White Americans had a greater decline in potentially avoidable hospitalizations during the early months of the coronavirus pandemic than Black Americans, according to a new study.
The findings suggest that Black patients may have had less access to outpatient care that could have helped keep them out of the hospital for non-COVID health problems.
Researchers from the University of California, Los Angeles said their findings show another way the pandemic has increased racial disparities in health care.
“At a time when large-scale community activism has brought attention to systemic racial injustices, it’s important to bring these inequities to light so that action can be taken,” said study author Dr. Richard Leuchter, a resident at UCLA Health.
He and his colleagues analyzed more than 4,800 admissions at UCLA Health hospitals between March 1 and Aug. 31, 2020, and compared them to the same months of 2019.
Overall, they found that 7.2% of hospitalizations last year might have been avoidable, compared with 8.9% in 2019. While potentially avoidable hospitalizations dropped 50% for white patients, they fell 32.3% for Hispanic patients; 16.1% for Asian patients, and 8% for Black patients.
The differences were statistically significant only between white patients and Black patients, according to the study published March 19 in the American Journal of Preventive Medicine.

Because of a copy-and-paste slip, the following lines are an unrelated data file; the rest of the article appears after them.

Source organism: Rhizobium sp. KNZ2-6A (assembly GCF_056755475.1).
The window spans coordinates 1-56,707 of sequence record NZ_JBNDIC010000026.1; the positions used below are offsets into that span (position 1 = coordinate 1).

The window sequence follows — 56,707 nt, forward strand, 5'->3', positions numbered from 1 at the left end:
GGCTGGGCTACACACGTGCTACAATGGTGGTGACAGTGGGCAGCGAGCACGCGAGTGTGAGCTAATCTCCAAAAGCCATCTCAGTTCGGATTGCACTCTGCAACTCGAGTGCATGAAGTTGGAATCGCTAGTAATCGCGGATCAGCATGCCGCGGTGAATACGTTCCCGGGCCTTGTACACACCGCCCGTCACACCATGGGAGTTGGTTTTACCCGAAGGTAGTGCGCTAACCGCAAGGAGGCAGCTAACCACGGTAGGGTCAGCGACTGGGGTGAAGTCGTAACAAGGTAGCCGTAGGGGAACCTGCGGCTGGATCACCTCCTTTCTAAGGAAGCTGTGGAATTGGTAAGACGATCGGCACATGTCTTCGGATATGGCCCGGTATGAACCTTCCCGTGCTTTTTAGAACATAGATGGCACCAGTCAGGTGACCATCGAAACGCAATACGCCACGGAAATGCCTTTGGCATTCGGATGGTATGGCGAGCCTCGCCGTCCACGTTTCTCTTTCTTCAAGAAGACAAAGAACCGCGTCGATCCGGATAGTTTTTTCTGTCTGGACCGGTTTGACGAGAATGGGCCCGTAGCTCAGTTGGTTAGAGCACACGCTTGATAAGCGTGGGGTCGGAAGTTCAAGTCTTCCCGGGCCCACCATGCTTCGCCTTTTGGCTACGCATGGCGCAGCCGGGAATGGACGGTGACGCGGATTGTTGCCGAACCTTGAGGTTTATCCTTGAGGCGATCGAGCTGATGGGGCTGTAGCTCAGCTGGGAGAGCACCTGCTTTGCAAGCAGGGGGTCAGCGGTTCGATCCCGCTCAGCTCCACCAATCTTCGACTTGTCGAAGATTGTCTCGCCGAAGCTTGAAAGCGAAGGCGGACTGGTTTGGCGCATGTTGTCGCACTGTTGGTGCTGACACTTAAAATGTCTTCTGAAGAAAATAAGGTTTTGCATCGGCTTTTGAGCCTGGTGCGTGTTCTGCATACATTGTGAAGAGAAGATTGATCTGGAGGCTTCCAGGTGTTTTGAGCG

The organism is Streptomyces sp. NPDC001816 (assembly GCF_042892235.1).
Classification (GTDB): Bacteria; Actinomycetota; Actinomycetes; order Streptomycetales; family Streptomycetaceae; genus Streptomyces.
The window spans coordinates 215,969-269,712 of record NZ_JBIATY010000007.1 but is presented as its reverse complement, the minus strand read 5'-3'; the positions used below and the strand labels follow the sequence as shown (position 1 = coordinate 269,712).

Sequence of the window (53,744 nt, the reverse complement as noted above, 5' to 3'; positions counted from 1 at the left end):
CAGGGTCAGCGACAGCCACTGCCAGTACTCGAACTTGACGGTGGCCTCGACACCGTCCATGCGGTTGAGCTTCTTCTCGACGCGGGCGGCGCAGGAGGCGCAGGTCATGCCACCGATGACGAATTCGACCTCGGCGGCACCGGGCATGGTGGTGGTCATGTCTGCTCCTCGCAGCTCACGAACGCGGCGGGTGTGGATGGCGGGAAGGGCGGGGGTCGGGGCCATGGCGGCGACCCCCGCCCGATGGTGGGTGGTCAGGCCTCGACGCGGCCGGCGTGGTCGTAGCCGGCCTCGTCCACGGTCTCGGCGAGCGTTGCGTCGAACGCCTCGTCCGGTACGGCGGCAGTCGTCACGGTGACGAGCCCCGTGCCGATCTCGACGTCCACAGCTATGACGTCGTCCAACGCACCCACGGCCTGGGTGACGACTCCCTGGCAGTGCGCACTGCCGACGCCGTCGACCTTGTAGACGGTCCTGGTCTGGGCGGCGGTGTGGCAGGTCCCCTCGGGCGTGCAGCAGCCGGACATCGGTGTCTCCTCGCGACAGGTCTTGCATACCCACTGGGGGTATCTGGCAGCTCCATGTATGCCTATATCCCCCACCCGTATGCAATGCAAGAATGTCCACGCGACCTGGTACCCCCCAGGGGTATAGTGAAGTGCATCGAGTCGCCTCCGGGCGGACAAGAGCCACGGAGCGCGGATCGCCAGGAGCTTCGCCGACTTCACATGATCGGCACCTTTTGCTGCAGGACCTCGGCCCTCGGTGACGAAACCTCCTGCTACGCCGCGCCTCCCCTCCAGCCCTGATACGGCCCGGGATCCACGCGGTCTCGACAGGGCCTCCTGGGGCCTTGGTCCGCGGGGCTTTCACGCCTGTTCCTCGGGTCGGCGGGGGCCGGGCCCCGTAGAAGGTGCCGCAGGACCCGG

“While these findings are limited to UCLA Health, these problems represent a systemwide challenge for health care that cannot be addressed through the actions of a single institution,” Leuchter said in a university news release.
The hospital admissions in the study were for chronic obstructive pulmonary disease, asthma, high blood pressure, congestive heart failure, community-acquired pneumonia, uncontrolled diabetes and diabetes complications, and urinary tract infections. People with these conditions can often avoid a hospital stay with appropriate outpatient treatment, according to the researchers.
They noted that the findings suggest Black Americans are more likely to face financial burdens of missed work and medical costs due to potentially avoidable hospital stays, as well as separation from their families and increased risk of hospital-acquired infections.
“A campaign to reduce avoidable hospital admissions could have an enormous positive impact on people of color by minimizing the harms to which they are exposed through such hospitalizations,” Leuchter said.
The U.S. Centers for Disease Control and Prevention has more on African American health.